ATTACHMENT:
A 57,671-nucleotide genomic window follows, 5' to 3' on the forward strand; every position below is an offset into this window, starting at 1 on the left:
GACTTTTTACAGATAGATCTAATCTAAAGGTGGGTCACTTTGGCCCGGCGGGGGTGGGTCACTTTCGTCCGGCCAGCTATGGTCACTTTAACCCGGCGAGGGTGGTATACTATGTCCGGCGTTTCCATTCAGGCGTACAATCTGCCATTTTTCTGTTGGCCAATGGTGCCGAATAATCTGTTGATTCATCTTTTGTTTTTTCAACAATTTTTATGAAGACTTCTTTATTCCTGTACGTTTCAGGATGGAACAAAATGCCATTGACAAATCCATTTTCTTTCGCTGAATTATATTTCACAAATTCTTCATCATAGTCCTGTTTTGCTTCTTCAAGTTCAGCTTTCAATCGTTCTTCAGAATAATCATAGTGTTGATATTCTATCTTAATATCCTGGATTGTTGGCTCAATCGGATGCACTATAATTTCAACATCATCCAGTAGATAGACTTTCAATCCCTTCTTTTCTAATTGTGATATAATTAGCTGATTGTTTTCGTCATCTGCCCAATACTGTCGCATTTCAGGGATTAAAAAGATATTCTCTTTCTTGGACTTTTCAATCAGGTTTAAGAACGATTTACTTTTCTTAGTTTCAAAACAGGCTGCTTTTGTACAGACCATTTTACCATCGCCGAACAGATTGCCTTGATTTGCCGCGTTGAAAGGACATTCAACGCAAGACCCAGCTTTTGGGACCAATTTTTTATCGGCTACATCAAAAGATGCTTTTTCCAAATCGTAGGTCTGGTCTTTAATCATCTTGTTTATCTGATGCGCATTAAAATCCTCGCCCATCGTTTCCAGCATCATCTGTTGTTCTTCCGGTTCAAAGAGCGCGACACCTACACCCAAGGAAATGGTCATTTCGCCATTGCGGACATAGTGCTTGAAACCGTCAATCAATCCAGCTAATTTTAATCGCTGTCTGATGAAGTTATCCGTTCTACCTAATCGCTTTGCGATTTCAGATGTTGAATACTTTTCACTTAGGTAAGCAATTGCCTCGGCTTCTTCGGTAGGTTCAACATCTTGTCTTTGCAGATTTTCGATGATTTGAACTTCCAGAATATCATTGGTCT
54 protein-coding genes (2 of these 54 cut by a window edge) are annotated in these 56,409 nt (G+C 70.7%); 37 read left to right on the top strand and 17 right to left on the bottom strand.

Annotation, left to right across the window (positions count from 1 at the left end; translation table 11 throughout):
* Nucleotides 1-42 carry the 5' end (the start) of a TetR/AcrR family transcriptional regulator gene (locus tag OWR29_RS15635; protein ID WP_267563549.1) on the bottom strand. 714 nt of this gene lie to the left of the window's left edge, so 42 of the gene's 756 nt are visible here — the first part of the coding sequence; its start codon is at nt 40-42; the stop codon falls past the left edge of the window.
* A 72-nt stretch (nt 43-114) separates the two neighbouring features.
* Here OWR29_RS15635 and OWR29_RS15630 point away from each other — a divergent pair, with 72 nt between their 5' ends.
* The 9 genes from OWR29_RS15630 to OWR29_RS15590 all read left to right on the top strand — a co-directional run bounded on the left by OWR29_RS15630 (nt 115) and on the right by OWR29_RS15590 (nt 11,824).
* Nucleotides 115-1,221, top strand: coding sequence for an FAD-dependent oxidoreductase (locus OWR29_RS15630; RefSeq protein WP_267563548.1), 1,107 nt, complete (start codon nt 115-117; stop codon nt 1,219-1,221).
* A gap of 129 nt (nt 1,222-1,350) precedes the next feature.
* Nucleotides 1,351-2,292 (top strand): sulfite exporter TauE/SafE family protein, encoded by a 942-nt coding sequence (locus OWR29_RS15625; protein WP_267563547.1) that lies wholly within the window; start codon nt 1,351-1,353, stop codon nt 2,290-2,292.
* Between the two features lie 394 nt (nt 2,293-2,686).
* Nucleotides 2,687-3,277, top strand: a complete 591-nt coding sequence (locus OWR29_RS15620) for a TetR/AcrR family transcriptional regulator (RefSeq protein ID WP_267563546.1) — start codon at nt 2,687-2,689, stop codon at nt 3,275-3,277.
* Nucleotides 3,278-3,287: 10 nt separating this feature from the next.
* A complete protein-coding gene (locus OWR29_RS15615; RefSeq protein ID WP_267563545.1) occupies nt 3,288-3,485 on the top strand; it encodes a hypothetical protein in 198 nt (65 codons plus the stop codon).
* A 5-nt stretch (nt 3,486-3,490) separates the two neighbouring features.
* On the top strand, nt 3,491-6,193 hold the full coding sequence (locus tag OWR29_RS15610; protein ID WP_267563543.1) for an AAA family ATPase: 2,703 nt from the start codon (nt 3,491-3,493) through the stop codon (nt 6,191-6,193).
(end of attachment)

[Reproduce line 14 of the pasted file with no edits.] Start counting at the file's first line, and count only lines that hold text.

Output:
* Nucleotides 3,278-3,287: 10 nt separating this feature from the next.